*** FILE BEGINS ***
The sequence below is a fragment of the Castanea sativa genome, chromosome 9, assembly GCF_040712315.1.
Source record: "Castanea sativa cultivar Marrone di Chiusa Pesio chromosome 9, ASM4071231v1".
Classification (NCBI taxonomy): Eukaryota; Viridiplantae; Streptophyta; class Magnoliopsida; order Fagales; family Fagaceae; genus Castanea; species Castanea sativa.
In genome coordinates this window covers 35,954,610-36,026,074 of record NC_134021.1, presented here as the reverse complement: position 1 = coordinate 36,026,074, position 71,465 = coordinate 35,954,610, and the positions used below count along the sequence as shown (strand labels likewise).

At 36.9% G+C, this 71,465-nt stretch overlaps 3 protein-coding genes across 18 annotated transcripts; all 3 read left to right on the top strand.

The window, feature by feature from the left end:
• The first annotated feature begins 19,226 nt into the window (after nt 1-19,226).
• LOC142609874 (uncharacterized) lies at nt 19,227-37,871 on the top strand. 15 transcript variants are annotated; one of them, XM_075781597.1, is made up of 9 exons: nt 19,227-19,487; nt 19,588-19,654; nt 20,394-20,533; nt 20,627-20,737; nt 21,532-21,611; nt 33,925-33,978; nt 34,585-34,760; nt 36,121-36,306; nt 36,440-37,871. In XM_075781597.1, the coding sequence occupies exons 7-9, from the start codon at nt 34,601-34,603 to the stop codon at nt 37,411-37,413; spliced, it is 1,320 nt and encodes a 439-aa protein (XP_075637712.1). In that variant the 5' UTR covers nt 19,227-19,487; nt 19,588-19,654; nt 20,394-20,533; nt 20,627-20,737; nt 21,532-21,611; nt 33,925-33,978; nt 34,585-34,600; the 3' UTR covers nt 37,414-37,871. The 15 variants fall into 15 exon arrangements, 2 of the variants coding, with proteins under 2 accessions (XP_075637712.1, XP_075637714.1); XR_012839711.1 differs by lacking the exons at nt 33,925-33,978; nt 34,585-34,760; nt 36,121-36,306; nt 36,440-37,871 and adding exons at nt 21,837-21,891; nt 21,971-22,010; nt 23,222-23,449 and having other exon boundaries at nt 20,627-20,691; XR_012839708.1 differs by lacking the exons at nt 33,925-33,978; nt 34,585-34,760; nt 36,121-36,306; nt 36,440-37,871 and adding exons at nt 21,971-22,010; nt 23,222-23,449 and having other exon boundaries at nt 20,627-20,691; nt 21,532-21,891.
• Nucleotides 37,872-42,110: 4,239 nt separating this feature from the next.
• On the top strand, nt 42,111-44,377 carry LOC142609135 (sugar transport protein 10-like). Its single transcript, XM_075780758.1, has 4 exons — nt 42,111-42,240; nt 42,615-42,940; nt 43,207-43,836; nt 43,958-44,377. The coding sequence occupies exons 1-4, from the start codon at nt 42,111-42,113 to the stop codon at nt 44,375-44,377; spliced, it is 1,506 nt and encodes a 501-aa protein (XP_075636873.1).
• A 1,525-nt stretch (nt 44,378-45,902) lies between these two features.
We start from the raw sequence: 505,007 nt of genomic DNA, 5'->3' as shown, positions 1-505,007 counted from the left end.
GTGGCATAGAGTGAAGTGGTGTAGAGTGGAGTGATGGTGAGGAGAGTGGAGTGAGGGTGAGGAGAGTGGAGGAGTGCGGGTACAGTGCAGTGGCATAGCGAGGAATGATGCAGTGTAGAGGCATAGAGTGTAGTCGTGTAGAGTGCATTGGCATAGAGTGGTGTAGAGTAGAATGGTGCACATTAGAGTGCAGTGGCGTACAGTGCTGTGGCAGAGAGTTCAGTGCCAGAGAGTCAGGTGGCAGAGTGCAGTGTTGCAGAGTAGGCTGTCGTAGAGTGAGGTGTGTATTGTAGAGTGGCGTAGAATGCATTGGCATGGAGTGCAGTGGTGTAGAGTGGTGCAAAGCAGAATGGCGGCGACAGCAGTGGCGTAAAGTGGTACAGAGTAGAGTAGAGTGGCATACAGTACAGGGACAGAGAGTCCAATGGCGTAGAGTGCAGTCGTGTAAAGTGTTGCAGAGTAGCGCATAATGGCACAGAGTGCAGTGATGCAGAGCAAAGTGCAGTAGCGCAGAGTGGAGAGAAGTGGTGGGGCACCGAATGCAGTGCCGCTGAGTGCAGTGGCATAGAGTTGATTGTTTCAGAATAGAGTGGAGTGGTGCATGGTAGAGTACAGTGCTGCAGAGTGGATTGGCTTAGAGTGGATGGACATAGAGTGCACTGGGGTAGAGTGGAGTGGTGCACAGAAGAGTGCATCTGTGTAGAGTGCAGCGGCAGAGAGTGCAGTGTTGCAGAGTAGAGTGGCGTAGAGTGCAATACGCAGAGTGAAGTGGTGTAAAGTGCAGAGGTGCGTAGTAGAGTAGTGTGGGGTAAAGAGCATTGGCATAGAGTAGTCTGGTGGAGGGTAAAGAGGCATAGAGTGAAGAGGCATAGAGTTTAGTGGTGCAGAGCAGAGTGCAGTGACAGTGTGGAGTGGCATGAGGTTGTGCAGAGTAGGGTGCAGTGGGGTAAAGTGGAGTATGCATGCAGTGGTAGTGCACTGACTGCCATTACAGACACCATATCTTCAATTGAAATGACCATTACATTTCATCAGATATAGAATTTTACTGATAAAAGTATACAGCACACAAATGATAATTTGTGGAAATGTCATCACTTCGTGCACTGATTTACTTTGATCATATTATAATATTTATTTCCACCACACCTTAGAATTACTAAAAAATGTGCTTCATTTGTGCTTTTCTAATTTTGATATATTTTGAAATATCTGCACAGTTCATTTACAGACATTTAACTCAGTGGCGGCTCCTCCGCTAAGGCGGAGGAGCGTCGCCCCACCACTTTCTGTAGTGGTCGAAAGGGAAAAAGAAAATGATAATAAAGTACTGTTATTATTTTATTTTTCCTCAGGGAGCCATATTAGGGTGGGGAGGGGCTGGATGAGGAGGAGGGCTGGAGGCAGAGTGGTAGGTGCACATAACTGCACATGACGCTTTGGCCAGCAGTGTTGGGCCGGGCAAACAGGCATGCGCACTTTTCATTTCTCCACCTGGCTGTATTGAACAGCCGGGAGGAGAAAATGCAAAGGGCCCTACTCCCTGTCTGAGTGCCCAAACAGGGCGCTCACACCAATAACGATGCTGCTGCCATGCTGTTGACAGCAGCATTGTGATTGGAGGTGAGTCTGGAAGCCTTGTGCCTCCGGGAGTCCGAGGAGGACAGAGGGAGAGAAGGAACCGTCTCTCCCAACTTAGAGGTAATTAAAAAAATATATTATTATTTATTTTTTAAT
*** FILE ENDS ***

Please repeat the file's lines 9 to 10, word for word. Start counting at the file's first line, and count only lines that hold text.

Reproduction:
• Nucleotides 37,872-42,110: 4,239 nt separating this feature from the next.
• On the top strand, nt 42,111-44,377 carry LOC142609135 (sugar transport protein 10-like). Its single transcript, XM_075780758.1, has 4 exons — nt 42,111-42,240; nt 42,615-42,940; nt 43,207-43,836; nt 43,958-44,377. The coding sequence occupies exons 1-4, from the start codon at nt 42,111-42,113 to the stop codon at nt 44,375-44,377; spliced, it is 1,506 nt and encodes a 501-aa protein (XP_075636873.1).